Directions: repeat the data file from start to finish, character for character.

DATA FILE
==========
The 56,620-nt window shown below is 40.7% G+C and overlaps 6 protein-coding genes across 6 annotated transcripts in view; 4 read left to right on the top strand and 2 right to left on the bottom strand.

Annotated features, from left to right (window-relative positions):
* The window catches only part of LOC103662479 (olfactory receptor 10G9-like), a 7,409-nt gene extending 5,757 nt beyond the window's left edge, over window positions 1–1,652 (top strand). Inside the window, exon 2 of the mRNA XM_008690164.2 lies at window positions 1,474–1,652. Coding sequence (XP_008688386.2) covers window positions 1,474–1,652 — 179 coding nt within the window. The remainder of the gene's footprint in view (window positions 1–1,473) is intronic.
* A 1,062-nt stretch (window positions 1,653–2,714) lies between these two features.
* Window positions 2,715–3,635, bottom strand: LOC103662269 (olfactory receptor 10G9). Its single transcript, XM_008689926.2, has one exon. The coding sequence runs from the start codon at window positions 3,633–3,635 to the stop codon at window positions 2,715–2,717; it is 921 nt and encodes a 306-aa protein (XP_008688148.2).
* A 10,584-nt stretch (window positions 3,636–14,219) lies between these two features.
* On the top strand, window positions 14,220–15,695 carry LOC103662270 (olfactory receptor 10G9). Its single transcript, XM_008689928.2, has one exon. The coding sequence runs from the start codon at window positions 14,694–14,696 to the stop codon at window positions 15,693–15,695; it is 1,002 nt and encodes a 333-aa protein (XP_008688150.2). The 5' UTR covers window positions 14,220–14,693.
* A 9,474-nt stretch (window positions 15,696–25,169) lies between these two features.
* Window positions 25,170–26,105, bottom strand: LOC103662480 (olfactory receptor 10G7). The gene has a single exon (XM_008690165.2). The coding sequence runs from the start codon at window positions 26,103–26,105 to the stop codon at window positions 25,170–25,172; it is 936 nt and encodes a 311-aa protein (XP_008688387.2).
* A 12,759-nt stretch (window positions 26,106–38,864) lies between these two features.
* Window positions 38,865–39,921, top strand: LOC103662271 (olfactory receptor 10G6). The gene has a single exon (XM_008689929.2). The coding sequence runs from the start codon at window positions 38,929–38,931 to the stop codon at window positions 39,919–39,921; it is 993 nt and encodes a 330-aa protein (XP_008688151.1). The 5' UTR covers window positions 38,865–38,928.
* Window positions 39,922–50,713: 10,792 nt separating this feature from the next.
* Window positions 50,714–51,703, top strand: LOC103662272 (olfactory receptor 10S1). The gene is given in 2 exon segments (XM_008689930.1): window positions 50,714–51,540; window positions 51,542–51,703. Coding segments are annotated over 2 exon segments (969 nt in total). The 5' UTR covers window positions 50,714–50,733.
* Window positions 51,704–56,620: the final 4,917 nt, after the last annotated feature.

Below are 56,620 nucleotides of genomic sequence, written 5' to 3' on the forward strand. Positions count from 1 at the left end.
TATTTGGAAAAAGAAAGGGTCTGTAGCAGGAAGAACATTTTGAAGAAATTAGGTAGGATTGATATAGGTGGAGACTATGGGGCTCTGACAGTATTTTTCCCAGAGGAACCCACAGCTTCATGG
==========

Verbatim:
The 56,620-nt window shown below is 40.7% G+C and overlaps 6 protein-coding genes across 6 annotated transcripts in view; 4 read left to right on the top strand and 2 right to left on the bottom strand.

Annotated features, from left to right (window-relative positions):
* The window catches only part of LOC103662479 (olfactory receptor 10G9-like), a 7,409-nt gene extending 5,757 nt beyond the window's left edge, over window positions 1–1,652 (top strand). Inside the window, exon 2 of the mRNA XM_008690164.2 lies at window positions 1,474–1,652. Coding sequence (XP_008688386.2) covers window positions 1,474–1,652 — 179 coding nt within the window. The remainder of the gene's footprint in view (window positions 1–1,473) is intronic.
* A 1,062-nt stretch (window positions 1,653–2,714) lies between these two features.
* Window positions 2,715–3,635, bottom strand: LOC103662269 (olfactory receptor 10G9). Its single transcript, XM_008689926.2, has one exon. The coding sequence runs from the start codon at window positions 3,633–3,635 to the stop codon at window positions 2,715–2,717; it is 921 nt and encodes a 306-aa protein (XP_008688148.2).
* A 10,584-nt stretch (window positions 3,636–14,219) lies between these two features.
* On the top strand, window positions 14,220–15,695 carry LOC103662270 (olfactory receptor 10G9). Its single transcript, XM_008689928.2, has one exon. The coding sequence runs from the start codon at window positions 14,694–14,696 to the stop codon at window positions 15,693–15,695; it is 1,002 nt and encodes a 333-aa protein (XP_008688150.2). The 5' UTR covers window positions 14,220–14,693.
* A 9,474-nt stretch (window positions 15,696–25,169) lies between these two features.
* Window positions 25,170–26,105, bottom strand: LOC103662480 (olfactory receptor 10G7). The gene has a single exon (XM_008690165.2). The coding sequence runs from the start codon at window positions 26,103–26,105 to the stop codon at window positions 25,170–25,172; it is 936 nt and encodes a 311-aa protein (XP_008688387.2).
* A 12,759-nt stretch (window positions 26,106–38,864) lies between these two features.
* Window positions 38,865–39,921, top strand: LOC103662271 (olfactory receptor 10G6). The gene has a single exon (XM_008689929.2). The coding sequence runs from the start codon at window positions 38,929–38,931 to the stop codon at window positions 39,919–39,921; it is 993 nt and encodes a 330-aa protein (XP_008688151.1). The 5' UTR covers window positions 38,865–38,928.
* Window positions 39,922–50,713: 10,792 nt separating this feature from the next.
* Window positions 50,714–51,703, top strand: LOC103662272 (olfactory receptor 10S1). The gene is given in 2 exon segments (XM_008689930.1): window positions 50,714–51,540; window positions 51,542–51,703. Coding segments are annotated over 2 exon segments (969 nt in total). The 5' UTR covers window positions 50,714–50,733.
* Window positions 51,704–56,620: the final 4,917 nt, after the last annotated feature.

Below are 56,620 nucleotides of genomic sequence, written 5' to 3' on the forward strand. Positions count from 1 at the left end.
TATTTGGAAAAAGAAAGGGTCTGTAGCAGGAAGAACATTTTGAAGAAATTAGGTAGGATTGATATAGGTGGAGACTATGGGGCTCTGACAGTATTTTTCCCAGAGGAACCCACAGCTTCATGG